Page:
Jews Can Sloomoo, Too

Jews Can Sloomoo, Too

Emory University alum opens an ooey, gooey experience that’s all the rage in Buckhead.

After 37 years with the Atlanta Journal-Constitution and now with the AJT, , Jaffe’s focus is lifestyle, art, dining, fashion, and community events with emphasis on Jewish movers and shakers.

Co-owner Karen Robinovitz attended Emory University and understands the value of the Atlanta audience for opening Sloomoo Institute in Buckhead // Photos Courtesy of Nathan Kraxberger
Co-owner Karen Robinovitz attended Emory University and understands the value of the Atlanta audience for opening Sloomoo Institute in Buckhead // Photos Courtesy of Nathan Kraxberger

Just when you think New York has poured enough trends on us down south, co-owners Karen Robinovitz and Sara Schiller officially opened Sloomoo Institute on Peachtree Road in Buckhead this past November.

In case it sounds slimy, it is. Pronounced “slew moo,” the institute, so to speak, is a combination of children’s museum and focused play spaces with varying rooms of exhibits that adults will also enjoy. Founded in Soho New York in 2019 with a mission including mental health and inclusion, Sloomoo has since opened in Chicago, along with the new Atlanta facility.

Interestingly, Robinovitz, now residing in New York, spent some impressionable years here to set the stage for valuing Atlanta. She said, “I went to Emory University and loved living in Atlanta. We also see Atlanta as a hub for travel, culture, and growth. It’s the perfect location for us.”

The wonky Slime Sling Shot room at Sloomoo Institute

Connecting the dots to bring this concept to fruition, Robinovitz added, “Sloomoo was born out of a difficult experience. A few years ago, I had gone through a lot of grief and mourning. One day, I was with a friend whose daughter had hand-made slime. I wanted to see it as I grew up with it in the 1970s. The minute I had my hands on it, I was hooked. It brought me so much play and joy. I started sharing slime with my friend, Sara, and together, we wanted to bring the magic of sensory experiences to the world as that is exactly what slime is.”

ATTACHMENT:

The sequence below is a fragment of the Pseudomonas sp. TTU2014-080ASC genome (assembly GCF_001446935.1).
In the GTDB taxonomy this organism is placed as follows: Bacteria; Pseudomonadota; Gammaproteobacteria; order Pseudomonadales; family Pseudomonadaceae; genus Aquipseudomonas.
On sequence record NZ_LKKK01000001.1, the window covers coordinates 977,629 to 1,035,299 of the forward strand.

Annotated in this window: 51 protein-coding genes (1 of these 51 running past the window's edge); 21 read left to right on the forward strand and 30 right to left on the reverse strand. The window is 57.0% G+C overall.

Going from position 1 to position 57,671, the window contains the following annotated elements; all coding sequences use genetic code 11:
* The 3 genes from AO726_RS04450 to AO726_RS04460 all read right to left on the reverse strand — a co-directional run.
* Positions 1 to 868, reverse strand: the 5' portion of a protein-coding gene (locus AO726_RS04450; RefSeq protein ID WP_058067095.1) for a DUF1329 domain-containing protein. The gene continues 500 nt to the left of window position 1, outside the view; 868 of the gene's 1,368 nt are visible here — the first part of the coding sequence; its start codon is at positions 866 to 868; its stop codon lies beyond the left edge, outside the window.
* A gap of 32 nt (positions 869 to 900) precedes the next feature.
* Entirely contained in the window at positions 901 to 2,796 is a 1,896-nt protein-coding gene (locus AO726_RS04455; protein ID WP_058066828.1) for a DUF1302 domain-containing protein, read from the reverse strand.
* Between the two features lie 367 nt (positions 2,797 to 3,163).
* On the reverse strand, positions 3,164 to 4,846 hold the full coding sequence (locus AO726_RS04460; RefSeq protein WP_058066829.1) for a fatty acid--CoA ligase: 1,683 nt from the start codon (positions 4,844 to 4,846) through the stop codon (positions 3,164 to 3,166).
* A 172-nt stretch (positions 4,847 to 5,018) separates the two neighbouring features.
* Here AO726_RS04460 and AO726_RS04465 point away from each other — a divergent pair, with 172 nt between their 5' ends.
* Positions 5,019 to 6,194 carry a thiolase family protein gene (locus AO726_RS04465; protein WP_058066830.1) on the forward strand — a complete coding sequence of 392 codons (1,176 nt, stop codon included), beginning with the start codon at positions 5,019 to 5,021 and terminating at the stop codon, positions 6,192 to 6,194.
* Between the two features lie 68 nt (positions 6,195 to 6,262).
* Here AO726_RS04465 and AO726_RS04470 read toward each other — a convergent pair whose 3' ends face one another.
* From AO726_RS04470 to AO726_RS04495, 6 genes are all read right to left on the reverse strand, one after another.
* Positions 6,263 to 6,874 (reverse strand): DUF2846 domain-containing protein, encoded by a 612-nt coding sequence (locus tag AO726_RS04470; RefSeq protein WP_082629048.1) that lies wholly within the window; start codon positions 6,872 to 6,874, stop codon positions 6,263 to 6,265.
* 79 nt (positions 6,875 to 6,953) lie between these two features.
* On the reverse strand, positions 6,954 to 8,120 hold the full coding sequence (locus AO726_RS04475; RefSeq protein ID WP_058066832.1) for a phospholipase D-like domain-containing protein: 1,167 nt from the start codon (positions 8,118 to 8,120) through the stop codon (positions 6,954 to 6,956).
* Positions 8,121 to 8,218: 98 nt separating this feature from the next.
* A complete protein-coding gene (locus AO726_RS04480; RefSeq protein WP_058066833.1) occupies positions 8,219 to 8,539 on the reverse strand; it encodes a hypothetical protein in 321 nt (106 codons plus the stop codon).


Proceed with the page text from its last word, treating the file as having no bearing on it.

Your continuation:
For one to two hours, guests can indulge, bond, let loose in a world of sensory play with glitter, wallpaper installations, lava lamp morphing shapes, and the lab-ability of designing your own slimy concoctions, mixing and matching 56 scents, colors galore, and choice of charms. Dip into the Slime Pond, ask for extra slime (be willing to pay for it), or experience a Slime Sling Shot. Best advice: wear capris, or rollup pants, and slip-on shoes. Personal belongings go in a locker.

The obstacle course at Sloomoo Institute brings back memories of lava lamps.

Maybe freedom, maybe escape, but definitely stress release and family fun. Tickets are $39 per person and include rooms of fun and a basic slime pour. Another $39 will get an enhanced slime experience. No food or drink is available.

First, you must adjust your name. In 2017, a viral Sloomoo word trend replaced the vowels in a name with “oooo.” Marcia, for example, is MoorShoo. Now try “Peachtree.”

Roll up your pant legs for a dip in the Slime Pond

Robinovitz supplied the AJT with some background into her wizardry. Long before social media, she co-authored, “How to Become Famous in Two Weeks or Less,” which is an irreverent marketing “how-to” with a sense of irony and self-depreciation, which she co-wrote with a friend. Career-wise, she started as a journalist and, for 10 years, freelanced for a variety of top-shelf publications, such as the New York Times, Bazaar, Elle, and Marie Claire. She covered fashion, beauty, travel, lifestyle, and celebrity culture.

Robinovitz elaborated, “The world was so different back then. No digital. Expensive photo shoots. There was a lot of glitz, and it was a great thing to experience in my 20s. But I moved over to the digital side and embraced marketing by the age of 30 as I saw that as the future.”

In addition to Sloomoo’s in New York City and Chicago, and now Atlanta, when asked if Vegas, Los Angeles, or Miami will roll out next, Robinovitz teased, “We will see!”

What mood room would be complete without a slime lab?

Robinovitz enjoys yoga and viewing and experiencing contemporary art. This past September, her home was featured in Architectural Digest, “The Slime Queen’s Williamsburg Apartment is Stuffed With Art.”

To be your slimiest self, check their website for entry times for ticket sales. Prices vary for children under 14, veterans and seniors; children under the age of one are free. Sloomoo is located at 3727 Peachtree Road.

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